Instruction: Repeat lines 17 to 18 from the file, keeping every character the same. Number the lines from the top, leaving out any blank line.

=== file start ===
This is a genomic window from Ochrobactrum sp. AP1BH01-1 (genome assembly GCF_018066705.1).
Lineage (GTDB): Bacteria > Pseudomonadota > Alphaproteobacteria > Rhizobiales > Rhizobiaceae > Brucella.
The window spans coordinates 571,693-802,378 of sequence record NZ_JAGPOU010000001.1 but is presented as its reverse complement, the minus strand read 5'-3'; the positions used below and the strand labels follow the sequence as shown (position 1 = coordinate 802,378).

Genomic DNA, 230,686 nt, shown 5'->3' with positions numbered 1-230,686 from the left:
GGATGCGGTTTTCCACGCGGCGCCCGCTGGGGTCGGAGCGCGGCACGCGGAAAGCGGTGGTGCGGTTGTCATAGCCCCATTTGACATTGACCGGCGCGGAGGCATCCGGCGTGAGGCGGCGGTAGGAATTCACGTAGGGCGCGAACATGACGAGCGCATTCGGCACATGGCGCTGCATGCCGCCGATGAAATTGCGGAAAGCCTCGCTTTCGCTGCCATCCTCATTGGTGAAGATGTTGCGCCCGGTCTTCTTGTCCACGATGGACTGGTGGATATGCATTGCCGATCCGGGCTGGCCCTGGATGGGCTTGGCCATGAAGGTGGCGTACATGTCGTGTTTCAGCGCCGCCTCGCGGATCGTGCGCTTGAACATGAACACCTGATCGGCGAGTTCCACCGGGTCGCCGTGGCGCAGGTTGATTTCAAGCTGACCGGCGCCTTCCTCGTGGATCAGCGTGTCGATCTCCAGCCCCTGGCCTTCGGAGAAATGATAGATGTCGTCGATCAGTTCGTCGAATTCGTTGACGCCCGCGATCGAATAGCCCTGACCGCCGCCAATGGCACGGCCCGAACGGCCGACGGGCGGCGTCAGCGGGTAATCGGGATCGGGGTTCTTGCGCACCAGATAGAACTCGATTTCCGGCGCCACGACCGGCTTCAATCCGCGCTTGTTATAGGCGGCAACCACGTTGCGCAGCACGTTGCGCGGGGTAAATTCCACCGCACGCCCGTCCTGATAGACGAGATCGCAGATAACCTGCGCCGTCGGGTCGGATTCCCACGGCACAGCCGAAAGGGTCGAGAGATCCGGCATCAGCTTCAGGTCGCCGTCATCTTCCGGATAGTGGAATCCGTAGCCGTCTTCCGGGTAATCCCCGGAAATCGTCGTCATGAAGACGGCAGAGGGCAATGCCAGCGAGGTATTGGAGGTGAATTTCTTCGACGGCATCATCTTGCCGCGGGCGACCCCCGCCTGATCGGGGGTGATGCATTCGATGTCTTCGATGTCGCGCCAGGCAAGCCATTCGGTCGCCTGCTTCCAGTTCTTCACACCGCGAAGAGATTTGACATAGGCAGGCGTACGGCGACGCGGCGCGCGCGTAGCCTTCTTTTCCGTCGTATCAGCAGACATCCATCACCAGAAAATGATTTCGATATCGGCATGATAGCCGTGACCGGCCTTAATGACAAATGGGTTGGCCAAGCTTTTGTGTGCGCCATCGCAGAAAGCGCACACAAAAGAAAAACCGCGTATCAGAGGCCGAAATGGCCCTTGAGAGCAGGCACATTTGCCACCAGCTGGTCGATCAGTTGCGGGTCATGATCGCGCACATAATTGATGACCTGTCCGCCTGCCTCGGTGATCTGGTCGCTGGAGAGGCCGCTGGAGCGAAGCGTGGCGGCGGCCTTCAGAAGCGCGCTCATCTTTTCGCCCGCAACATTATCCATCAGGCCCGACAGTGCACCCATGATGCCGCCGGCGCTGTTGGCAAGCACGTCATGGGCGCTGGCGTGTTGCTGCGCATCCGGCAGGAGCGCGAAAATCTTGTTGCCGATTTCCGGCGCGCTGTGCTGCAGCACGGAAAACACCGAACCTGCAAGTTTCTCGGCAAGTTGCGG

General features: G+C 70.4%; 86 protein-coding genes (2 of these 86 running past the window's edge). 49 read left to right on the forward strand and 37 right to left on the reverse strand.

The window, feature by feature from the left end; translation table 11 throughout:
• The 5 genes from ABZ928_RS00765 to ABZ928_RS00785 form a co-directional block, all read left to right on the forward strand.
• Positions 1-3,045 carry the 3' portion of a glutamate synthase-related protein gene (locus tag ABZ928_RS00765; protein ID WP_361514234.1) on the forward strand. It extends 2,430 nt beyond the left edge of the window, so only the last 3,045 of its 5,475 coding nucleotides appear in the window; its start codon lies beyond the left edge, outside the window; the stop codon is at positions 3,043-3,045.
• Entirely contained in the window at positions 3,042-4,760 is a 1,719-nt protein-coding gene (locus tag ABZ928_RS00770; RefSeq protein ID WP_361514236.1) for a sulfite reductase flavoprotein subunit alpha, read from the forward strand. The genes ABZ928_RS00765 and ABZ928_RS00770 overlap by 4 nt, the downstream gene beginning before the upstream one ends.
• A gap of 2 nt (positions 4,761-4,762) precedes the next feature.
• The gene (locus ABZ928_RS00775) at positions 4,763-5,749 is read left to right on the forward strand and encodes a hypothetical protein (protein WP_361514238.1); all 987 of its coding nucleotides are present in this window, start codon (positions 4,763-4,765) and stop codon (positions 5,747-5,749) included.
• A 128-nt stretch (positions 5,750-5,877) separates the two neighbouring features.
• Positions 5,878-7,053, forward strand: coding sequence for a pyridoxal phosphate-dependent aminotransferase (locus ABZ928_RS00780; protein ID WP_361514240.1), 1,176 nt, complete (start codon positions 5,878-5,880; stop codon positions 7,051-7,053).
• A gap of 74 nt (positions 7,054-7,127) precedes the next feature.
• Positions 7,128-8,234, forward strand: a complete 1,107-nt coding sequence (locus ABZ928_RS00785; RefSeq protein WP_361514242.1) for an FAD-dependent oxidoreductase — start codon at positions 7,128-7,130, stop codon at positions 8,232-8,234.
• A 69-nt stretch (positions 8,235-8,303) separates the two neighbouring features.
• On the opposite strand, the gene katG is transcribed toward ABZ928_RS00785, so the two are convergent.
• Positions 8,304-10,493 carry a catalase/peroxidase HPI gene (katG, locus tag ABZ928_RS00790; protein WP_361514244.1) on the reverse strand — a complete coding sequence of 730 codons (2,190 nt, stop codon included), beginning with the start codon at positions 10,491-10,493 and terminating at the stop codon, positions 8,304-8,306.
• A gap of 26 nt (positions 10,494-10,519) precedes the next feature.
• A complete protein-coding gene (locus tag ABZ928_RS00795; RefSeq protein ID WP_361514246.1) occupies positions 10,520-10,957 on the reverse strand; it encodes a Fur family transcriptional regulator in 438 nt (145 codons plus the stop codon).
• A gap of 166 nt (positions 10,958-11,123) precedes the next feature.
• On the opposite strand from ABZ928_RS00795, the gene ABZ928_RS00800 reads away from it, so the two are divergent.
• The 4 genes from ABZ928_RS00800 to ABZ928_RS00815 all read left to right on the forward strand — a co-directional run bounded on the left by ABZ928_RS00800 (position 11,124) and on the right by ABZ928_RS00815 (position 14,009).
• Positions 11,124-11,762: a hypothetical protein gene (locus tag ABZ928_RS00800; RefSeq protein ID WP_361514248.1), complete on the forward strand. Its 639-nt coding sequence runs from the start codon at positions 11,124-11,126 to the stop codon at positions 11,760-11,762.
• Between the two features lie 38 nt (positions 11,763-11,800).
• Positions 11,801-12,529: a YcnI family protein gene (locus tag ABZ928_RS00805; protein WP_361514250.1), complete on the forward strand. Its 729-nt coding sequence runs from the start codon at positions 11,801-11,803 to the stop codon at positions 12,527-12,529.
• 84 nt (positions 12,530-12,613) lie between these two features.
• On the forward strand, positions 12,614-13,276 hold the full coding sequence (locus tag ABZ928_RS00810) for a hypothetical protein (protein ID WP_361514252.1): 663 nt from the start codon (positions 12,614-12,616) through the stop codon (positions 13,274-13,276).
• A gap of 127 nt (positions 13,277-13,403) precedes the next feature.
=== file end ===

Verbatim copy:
• A 69-nt stretch (positions 8,235-8,303) separates the two neighbouring features.
• On the opposite strand, the gene katG is transcribed toward ABZ928_RS00785, so the two are convergent.